Out of this world

By Aarsh Sachdeva

Mars One announced in May 2012 it would establish a permanent human colony on Mars by 2023. So far, over 200,000 people have applied to settle on the neighboring Red Planet. Interest in the Martian world has pushed many countries and institutions to explore different planets, regions of space and improved methods of space travel. Students, faculty and alumni at the University are contributing to this stellar trend. Recently, space travel and study has gained some acute attention at the University.

Braven Leung, senior in Engineering, led a team of nine students in the Illinois Space Society to third place this previous summer in the National Institute of Aerospace’s program called Revolutionary Aerospace Systems Concepts – Academic Linkage, which is a nationwide space exploration competition.

Leung and his team competed in the Mars manned-mission segment of the program because of their collective interest in the planet. To Leung, Mars is the “next logical step.”

For the competition, the team of nine formulated a conceptual mission architecture for a manned mission to the Red Planet. One highlight of their work was the proposal to innovate upon human technologies, including specialized space suits.

Competitions like this highlight the continued interest in space exploration, despite some of the struggles the space industry has faced recently. As it stands now, a combination of factors such as high costs, financial crises and public opinion have put a damper on NASA’s budget and space exploration missions. But, the industry is figuring out ways to overcome these obstacles.

The rise of private space companies such as SpaceX have ushered in a new wave of possibilities. Many people, such as Leung, are hoping that the private sector will uncover a solution to current space exploration issues, namely cost efficiency, before the diminishing government sector can.

Without an adequate flow of cash, NASA hasn’t been able to maintain its edge as well over other countries such as China – which is currently building its very own space station. China isn’t NASA’s only competitor. On Nov. 5, India launched its first rocket to Mars at nearly a tenth of the cost of what the U.S. paid.

NASA’s challenges aren’t limited to international competition or even appropriate funding. The organization that sent the first man to the moon has changed significantly over the years according to some. Dr. Robert William Farquhar, an Illinois alumnus and renowned former deep space mission director at Johns Hopkins University, said, “NASA’s changed a lot. I wouldn’t want to work there anymore. They do everything they can to discourage creativity and innovation.” Perhaps Dr. Farquhar is exaggerating a bit, but his point could explain why NASA seems to be losing its lead in the space race.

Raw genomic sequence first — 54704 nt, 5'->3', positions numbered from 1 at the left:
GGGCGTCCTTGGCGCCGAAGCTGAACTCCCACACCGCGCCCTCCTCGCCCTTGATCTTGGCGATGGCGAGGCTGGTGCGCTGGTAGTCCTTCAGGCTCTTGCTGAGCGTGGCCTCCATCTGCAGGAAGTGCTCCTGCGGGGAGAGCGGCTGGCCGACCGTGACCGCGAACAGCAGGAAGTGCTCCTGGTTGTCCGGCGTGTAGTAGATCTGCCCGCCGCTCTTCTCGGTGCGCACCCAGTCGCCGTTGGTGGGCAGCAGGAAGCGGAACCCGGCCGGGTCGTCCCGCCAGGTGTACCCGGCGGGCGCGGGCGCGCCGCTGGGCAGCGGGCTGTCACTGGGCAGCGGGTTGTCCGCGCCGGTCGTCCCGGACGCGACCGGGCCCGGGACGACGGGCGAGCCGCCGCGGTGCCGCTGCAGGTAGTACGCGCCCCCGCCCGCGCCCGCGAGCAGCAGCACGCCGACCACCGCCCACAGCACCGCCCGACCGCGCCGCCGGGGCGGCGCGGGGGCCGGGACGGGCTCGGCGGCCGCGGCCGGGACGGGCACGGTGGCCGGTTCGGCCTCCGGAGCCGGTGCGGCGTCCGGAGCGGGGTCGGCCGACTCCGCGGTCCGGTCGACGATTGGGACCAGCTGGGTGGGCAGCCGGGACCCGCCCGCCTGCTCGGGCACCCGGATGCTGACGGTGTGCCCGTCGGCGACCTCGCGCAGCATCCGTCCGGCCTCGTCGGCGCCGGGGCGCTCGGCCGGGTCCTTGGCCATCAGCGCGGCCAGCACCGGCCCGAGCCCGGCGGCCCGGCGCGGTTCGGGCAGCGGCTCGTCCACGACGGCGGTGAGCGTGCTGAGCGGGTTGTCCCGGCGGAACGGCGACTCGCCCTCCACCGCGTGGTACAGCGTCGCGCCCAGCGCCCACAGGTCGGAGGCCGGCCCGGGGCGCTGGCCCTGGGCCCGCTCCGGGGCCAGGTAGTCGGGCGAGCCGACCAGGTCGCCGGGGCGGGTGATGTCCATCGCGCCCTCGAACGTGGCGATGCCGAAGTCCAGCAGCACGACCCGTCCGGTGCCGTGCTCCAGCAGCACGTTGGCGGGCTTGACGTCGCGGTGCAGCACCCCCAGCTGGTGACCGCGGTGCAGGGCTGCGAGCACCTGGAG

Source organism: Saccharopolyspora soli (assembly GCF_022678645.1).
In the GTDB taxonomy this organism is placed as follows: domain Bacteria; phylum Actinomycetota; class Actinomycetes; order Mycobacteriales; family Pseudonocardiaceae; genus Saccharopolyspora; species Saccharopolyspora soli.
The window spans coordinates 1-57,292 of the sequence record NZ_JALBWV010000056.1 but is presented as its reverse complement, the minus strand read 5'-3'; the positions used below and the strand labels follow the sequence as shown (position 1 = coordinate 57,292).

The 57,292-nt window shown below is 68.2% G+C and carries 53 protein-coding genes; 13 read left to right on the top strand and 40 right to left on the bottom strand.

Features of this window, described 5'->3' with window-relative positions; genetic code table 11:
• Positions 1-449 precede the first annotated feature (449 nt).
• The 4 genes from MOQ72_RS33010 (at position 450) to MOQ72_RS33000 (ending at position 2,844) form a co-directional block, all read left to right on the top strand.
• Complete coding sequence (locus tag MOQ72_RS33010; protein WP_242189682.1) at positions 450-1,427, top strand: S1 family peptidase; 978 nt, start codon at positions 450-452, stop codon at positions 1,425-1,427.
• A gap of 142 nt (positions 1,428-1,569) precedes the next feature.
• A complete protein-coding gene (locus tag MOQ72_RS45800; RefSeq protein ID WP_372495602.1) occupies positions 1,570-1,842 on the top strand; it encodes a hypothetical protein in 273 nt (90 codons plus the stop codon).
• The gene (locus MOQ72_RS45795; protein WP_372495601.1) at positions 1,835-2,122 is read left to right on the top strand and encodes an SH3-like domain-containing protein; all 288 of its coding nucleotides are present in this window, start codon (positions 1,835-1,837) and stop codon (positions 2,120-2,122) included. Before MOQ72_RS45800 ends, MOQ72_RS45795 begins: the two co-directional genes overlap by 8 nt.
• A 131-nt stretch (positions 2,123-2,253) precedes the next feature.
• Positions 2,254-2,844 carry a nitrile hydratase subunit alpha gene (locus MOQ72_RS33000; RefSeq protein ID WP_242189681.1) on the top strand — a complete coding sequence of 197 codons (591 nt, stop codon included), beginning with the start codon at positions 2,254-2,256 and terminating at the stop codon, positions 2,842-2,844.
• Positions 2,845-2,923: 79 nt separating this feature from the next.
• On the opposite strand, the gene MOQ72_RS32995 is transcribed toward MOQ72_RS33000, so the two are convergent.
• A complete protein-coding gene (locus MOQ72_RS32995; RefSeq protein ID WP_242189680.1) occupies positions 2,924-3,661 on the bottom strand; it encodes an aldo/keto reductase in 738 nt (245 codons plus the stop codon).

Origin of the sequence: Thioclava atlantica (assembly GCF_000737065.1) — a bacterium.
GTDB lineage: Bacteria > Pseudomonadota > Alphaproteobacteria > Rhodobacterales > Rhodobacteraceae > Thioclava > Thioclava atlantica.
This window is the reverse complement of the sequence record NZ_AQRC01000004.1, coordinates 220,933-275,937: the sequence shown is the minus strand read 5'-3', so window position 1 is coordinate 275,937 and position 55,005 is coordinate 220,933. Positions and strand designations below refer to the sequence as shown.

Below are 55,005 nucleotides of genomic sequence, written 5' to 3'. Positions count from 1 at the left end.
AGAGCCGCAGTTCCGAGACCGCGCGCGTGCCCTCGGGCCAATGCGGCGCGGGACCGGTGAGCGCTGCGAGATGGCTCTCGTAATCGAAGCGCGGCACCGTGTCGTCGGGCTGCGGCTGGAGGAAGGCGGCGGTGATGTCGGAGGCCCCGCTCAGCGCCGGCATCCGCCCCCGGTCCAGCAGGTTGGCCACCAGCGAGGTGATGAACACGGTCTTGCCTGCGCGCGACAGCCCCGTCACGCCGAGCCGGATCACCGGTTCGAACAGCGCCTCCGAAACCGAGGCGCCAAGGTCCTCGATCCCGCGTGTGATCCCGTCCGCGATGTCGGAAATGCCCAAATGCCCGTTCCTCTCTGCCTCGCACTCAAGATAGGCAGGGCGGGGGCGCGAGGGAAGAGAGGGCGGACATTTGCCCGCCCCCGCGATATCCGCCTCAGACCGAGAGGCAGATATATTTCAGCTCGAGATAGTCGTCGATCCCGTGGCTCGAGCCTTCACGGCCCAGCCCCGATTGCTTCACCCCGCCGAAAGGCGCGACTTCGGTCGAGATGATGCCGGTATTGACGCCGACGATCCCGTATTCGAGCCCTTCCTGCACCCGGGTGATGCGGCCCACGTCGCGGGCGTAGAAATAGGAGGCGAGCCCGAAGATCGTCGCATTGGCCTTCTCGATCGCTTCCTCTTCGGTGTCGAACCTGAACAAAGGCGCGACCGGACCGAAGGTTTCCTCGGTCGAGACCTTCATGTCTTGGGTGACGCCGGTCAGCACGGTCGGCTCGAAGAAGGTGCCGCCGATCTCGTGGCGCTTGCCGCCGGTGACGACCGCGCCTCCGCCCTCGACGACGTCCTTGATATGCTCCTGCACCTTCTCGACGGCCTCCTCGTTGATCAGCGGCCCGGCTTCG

There is an undeniable competition between different nations when it comes to space exploration. These tensions between nations’ space sectors are typically rooted in political tensions between countries.

But now, more than ever, space exploration requires an increased amount of collaboration. Given NASA’s circumstances and the rise of space programs in countries such as China, a collaborative effort would be beneficial to all parties involved.

Farquhar is working with Victoria Coverstone, associate dean of graduate and professional programs at the University, to establish a joint study between students at the University and the Harbin Institute of Technology in Harbin City, China.

Farquhar strongly advocates collaboration across borders. His respect for China’s space program has him pushing for cooperation between NASA and China.

“Everybody else in the world cooperates with the Chinese. Why aren’t we doing it? It doesn’t make any sense,” Farquhar said.

Farquhar is planning on visiting Harbin City next summer to work out the logistics of the joint study before launch. If successful, this study would allow both institutions to work together to explore the diversity of Kuiper-Belt objects, such as comets, asteroids, icy rocks and more. Coverstone will be in charge of the joint study and its execution.

“I see this (study) as not just aerospace only, but it would be interdisciplinary across the college and even into the sciences,” she said.

All sorts of engineering and non-engineering departments reap the benefits of space exploration and research. Farquhar said that recent space missions bring together a wide range of engineers including in nuclear, mechanical, electrical and computer science engineers.

Missions to any part of the solar system allow for scientific discoveries – history is packed with breakthroughs and innovations made possible through space exploration. If it weren’t for NASA confronting the obstacles of space travel, the world may not have “luxuries” such as water filters, long-distance calling or shoe insoles. Breakthroughs in technology and science that come about from exploring space and distant worlds are what motivate students such as Leung to dedicate themselves to exploring space.

Aarsh is a freshman in Engineering. He can be reached at [email protected]